Overtime Rule Advances Toward Publication

The final overtime rule is edging closer to release: yesterday, the Department of Labor (DOL) sent to the Office of Management and Budget (OMB) its final changes for determining which workers are eligible for overtime pay. The revision to Fair Labor Standards Act regulations is expected to affect millions of employees currently considered exempt from overtime, Read More 

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The final overtime rule is edging closer to release: yesterday, the Department of Labor (DOL) sent to the Office of Management and Budget (OMB) its final changes for determining which workers are eligible for overtime pay. The revision to Fair Labor Standards Act regulations is expected to affect millions of employees currently considered exempt from overtime, requiring them to be reclassifed as nonexempt.

After a review period—which could take as long as several months or as short as a few weeks—the final rule will be published in the Federal Register and take effect within 60 days of publication.

The proposed rule was published on July 6, 2015, and received more than 250,000 comments (the Society for Human Resource Management submitted a comment letter last September). Differences between the proposed and final rule won’t be made public until the final rule is issued.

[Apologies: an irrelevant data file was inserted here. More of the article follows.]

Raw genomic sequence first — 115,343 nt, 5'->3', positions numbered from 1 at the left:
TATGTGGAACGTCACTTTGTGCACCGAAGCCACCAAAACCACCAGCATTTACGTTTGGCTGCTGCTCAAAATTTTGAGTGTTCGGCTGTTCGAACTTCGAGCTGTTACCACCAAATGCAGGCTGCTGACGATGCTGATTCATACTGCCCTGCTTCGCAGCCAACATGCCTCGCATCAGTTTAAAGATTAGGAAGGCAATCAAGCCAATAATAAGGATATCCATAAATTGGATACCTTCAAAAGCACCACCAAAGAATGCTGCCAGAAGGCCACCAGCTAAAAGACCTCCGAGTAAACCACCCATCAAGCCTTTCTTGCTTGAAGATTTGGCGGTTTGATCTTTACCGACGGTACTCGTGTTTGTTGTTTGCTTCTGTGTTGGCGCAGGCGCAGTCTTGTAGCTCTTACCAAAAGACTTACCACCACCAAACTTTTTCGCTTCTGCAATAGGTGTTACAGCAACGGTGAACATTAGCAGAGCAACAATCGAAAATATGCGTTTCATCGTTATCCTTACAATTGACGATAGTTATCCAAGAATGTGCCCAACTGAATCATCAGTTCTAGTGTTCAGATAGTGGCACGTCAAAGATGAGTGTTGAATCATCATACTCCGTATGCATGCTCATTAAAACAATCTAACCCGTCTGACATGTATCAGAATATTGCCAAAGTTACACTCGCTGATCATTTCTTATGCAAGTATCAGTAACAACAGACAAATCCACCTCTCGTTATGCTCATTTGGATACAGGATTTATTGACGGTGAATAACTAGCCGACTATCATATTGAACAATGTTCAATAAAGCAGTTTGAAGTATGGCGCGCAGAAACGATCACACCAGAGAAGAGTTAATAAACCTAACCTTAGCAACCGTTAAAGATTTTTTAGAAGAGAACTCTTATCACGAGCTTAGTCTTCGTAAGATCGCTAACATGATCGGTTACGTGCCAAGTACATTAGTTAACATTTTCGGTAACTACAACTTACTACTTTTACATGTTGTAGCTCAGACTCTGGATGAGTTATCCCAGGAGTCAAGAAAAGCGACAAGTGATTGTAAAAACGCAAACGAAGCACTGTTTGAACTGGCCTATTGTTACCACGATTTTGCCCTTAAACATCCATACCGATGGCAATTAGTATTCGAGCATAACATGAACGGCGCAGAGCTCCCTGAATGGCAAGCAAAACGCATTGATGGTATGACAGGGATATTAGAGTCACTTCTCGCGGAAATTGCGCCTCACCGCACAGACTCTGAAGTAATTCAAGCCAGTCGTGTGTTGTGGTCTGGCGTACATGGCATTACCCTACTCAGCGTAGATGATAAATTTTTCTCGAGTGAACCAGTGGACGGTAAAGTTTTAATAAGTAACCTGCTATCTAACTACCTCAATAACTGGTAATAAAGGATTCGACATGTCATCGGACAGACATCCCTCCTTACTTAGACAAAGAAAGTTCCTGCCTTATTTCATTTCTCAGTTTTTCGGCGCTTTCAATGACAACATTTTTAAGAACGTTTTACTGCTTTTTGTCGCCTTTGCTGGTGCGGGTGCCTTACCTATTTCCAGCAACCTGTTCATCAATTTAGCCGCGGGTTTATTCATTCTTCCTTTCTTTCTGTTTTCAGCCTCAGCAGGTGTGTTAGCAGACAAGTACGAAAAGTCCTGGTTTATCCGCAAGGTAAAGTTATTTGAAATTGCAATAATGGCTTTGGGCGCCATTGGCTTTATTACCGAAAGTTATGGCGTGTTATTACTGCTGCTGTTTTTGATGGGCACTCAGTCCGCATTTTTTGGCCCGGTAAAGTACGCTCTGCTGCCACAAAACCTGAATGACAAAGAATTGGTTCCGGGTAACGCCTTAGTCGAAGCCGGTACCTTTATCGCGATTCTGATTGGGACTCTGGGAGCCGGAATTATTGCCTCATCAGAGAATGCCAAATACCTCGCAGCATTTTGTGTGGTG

At the SHRM Employment Law & Legislative Conference yesterday, Tammy McCutchen, an attorney with Littler in Washington, D.C., and a former administrator of the DOL’s Wage and Hour Division, advised attendees to keep an eye on reginfo.gov, which tracks government agencies’ regulatory actions as they are submitted for review to OMB. Sure enough, the rule appeared on the site late March 14.

At the conference, McCutchen told attendees she believed the rule would work its way quickly through OMB and most likely be published by July 7, and take effect on Labor Day, Sept. 5. Alternatively, she said, the rule would be published the Friday before Labor Day, Sept. 2, to take effect Nov. 1—just prior to Election Day.

The Obama administration must work quickly to implement the rule to protect it from being overridden, if a Republican wins the White House. Under the Congressional Review Act, a joint resolution from both houses of Congress and the President can undo laws and rules passed during the final 60 legislative days of the previous Congress. The act has been invoked only once before—to revoke the ergonomics rule.

McCutchen urged attendees to prepare now for the rule’s implementation. More employees will be considered eligible for overtime as the salary level rises. The proposed rule recommended setting the salary threshold for exempt employees at $50,440, up from the current $23,660 annually.

This article was written by Beth Mirza, who is the director of online news operations for SHRM. View the original article here.

The post Overtime Rule Advances Toward Publication appeared first on DBLLAW.

Overtime Rule Advances Toward Publication